Larisse-Ann (Lara) Ortiz-Luis
MIT, Sloan School of Management
Describe yourself in 15 words or less: Foodie Filipina from SF studied biology but invested in startups and taught design thinking instead.
Hometown: San Francisco, CA
Fun Fact About Yourself: I started my first business after graduating college. It was called “Chefing” and I taught cooking lessons for college students and recent grads.
Undergraduate School and Major: Stanford University, Human Biology
Employers and Job Titles Since Graduation:
Paralegal, Impact Fund
Associate, Matter Ventures
Describe your biggest accomplishment in your career so far: When I started working at Matter Ventures, it was just the Managing Partner and myself running the firm and startup accelerator program. I helped build our small team from two to eight, expanded from one location in San Francisco to a second location in New York City, and doubled the size of our accelerator class—all in one year.
Looking back on your experience, what one piece of advice would you give to future business school applicants? Applying to business school can actually be fun. I’m not talking about the GMAT or writing the essays, but the actual “status” of being an applicant is actually an amazing networking opportunity if you frame it that way.
I made so many meaningful connections with new people (that I still keep in touch with even if I didn’t choose their school) just because I was thinking about applying to the school they went to. At the end of the day, everyone went through the process you’re going through and there’s an immediate shared history in that. It’s an amazing excuse to get to know some excellent people in different fields, and I feel fully confident that I can call any one of them back even after just one coffee chat.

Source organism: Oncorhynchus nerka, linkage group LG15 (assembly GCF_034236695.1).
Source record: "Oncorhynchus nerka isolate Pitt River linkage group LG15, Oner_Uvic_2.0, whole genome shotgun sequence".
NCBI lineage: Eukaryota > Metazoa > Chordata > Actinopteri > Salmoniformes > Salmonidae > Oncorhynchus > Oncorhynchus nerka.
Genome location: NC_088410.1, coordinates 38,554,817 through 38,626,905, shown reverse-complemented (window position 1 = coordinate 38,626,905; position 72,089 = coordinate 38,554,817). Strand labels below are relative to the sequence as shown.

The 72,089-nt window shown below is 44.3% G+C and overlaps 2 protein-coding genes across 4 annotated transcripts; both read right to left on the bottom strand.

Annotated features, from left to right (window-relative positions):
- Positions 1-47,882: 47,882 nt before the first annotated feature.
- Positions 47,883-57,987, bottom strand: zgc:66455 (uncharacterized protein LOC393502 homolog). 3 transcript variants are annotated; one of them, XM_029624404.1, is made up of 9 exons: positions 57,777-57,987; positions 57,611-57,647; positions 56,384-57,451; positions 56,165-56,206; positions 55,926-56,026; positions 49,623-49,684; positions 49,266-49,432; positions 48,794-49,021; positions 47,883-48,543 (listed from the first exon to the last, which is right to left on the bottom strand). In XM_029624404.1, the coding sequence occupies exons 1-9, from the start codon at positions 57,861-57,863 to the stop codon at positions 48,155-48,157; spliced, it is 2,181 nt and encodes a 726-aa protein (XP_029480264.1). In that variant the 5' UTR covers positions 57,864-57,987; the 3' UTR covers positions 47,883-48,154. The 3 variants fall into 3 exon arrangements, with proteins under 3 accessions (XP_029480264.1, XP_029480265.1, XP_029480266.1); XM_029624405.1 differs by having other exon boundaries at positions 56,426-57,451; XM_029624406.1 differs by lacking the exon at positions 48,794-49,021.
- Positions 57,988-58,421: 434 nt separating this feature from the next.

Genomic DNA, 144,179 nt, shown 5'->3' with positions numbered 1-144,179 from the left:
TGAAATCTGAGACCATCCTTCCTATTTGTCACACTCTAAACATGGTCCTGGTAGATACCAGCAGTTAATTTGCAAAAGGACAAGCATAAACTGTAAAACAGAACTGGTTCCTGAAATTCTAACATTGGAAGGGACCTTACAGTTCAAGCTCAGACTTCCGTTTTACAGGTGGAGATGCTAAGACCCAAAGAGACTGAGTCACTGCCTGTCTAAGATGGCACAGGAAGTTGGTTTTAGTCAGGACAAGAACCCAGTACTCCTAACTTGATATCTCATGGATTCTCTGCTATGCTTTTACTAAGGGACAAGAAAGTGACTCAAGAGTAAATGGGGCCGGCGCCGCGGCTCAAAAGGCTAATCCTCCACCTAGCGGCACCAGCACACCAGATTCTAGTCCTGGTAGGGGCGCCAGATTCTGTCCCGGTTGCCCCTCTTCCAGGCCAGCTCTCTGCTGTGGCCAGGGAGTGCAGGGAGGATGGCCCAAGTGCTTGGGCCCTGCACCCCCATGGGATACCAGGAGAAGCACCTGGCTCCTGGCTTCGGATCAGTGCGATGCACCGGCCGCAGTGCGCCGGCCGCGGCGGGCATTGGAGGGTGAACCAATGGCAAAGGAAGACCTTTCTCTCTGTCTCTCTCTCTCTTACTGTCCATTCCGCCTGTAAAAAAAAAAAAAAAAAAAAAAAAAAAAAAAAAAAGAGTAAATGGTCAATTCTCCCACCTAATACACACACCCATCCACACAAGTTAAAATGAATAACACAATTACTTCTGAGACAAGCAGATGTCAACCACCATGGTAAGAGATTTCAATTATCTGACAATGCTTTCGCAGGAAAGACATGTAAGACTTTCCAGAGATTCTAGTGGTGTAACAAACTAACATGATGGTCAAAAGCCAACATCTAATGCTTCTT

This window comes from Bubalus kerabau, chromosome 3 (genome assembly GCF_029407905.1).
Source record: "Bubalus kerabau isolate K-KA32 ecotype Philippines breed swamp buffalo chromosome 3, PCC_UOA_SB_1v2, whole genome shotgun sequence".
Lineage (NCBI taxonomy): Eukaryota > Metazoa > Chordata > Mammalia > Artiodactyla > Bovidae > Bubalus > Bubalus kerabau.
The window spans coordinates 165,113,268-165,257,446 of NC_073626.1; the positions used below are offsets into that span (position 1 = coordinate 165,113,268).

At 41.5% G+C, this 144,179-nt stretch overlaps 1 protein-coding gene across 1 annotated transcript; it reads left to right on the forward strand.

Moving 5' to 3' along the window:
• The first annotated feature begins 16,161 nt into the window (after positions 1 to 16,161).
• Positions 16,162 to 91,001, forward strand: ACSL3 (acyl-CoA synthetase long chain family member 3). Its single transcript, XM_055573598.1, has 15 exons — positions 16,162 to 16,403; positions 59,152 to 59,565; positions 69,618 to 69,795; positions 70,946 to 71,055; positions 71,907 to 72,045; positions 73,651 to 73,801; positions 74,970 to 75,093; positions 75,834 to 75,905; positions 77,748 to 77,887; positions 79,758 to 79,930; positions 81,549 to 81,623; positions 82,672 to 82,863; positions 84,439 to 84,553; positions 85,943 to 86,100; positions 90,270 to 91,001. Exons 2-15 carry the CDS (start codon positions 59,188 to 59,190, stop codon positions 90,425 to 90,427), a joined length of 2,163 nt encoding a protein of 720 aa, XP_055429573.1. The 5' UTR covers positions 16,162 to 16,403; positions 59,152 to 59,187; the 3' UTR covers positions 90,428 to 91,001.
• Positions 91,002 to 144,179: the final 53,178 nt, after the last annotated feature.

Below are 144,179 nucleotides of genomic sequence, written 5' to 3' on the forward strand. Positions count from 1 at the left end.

What was the key factor that led you to choose this program for your full-time MBA and why was it so important to you? I knew I wanted a program where I could collaborate with different types of people in different departments. MIT’s reputation as an engineering powerhouse ensured that I would be in a place where people were really building stuff. Sloan itself has an action-oriented mentality, which is reflected in their motto of “Mens et Manus” or “Mind and Hand.”
Every student or alum I’ve talked to has either taken classes in other departments, has found a technical collaborator, or is participating in another MIT initiative such as the MIT Media Lab. It’s an incredibly dynamic student body, and one I immediately gravitated towards.
What would success look like to you after your first year of business school? This may sound trite, but I want to make some real connections and friendships with people in my class. I’m doing a joint program with Sloan and the Integrated Design Management (IDM) program, so I will actually be graduating with the Sloan Class of 2020. I want to make sure I make some strong ties so I can keep collaborating with the Sloan Class of 2019 even when I’m doing IDM during my second year.